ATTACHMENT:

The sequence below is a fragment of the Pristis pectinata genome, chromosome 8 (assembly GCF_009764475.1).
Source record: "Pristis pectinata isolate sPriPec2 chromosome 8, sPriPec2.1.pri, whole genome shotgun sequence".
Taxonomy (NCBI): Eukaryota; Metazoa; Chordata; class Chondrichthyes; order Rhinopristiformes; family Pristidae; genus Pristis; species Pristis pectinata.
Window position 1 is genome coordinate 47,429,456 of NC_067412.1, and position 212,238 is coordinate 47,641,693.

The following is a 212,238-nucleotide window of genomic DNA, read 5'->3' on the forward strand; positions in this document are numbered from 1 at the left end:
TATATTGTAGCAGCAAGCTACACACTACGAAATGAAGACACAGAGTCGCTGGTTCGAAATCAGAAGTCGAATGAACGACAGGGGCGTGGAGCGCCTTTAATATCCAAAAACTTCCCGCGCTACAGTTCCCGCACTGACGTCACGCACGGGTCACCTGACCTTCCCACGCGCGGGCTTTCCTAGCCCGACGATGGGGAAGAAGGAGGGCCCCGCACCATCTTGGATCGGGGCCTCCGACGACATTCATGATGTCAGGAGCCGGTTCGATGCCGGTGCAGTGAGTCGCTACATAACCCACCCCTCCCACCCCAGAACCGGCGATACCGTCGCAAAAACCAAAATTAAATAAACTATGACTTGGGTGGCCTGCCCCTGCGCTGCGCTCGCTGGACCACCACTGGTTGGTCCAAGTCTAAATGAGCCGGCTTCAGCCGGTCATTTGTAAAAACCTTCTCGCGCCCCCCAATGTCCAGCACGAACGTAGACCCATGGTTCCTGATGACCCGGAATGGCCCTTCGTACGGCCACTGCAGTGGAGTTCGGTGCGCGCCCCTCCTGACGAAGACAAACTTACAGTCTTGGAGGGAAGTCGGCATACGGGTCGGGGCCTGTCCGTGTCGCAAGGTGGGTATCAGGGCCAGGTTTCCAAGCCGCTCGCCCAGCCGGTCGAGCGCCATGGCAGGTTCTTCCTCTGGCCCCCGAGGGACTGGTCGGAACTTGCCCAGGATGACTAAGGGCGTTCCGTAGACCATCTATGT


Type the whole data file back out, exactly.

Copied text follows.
The sequence below is a fragment of the Pristis pectinata genome, chromosome 8 (assembly GCF_009764475.1).
Source record: "Pristis pectinata isolate sPriPec2 chromosome 8, sPriPec2.1.pri, whole genome shotgun sequence".
Taxonomy (NCBI): Eukaryota; Metazoa; Chordata; class Chondrichthyes; order Rhinopristiformes; family Pristidae; genus Pristis; species Pristis pectinata.
Window position 1 is genome coordinate 47,429,456 of NC_067412.1, and position 212,238 is coordinate 47,641,693.

The following is a 212,238-nucleotide window of genomic DNA, read 5'->3' on the forward strand; positions in this document are numbered from 1 at the left end:
TATATTGTAGCAGCAAGCTACACACTACGAAATGAAGACACAGAGTCGCTGGTTCGAAATCAGAAGTCGAATGAACGACAGGGGCGTGGAGCGCCTTTAATATCCAAAAACTTCCCGCGCTACAGTTCCCGCACTGACGTCACGCACGGGTCACCTGACCTTCCCACGCGCGGGCTTTCCTAGCCCGACGATGGGGAAGAAGGAGGGCCCCGCACCATCTTGGATCGGGGCCTCCGACGACATTCATGATGTCAGGAGCCGGTTCGATGCCGGTGCAGTGAGTCGCTACATAACCCACCCCTCCCACCCCAGAACCGGCGATACCGTCGCAAAAACCAAAATTAAATAAACTATGACTTGGGTGGCCTGCCCCTGCGCTGCGCTCGCTGGACCACCACTGGTTGGTCCAAGTCTAAATGAGCCGGCTTCAGCCGGTCATTTGTAAAAACCTTCTCGCGCCCCCCAATGTCCAGCACGAACGTAGACCCATGGTTCCTGATGACCCGGAATGGCCCTTCGTACGGCCACTGCAGTGGAGTTCGGTGCGCGCCCCTCCTGACGAAGACAAACTTACAGTCTTGGAGGGAAGTCGGCATACGGGTCGGGGCCTGTCCGTGTCGCAAGGTGGGTATCAGGGCCAGGTTTCCAAGCCGCTCGCCCAGCCGGTCGAGCGCCATGGCAGGTTCTTCCTCTGGCCCCCGAGGGACTGGTCGGAACTTGCCCAGGATGACTAAGGGCGTTCCGTAGACCATCTATGT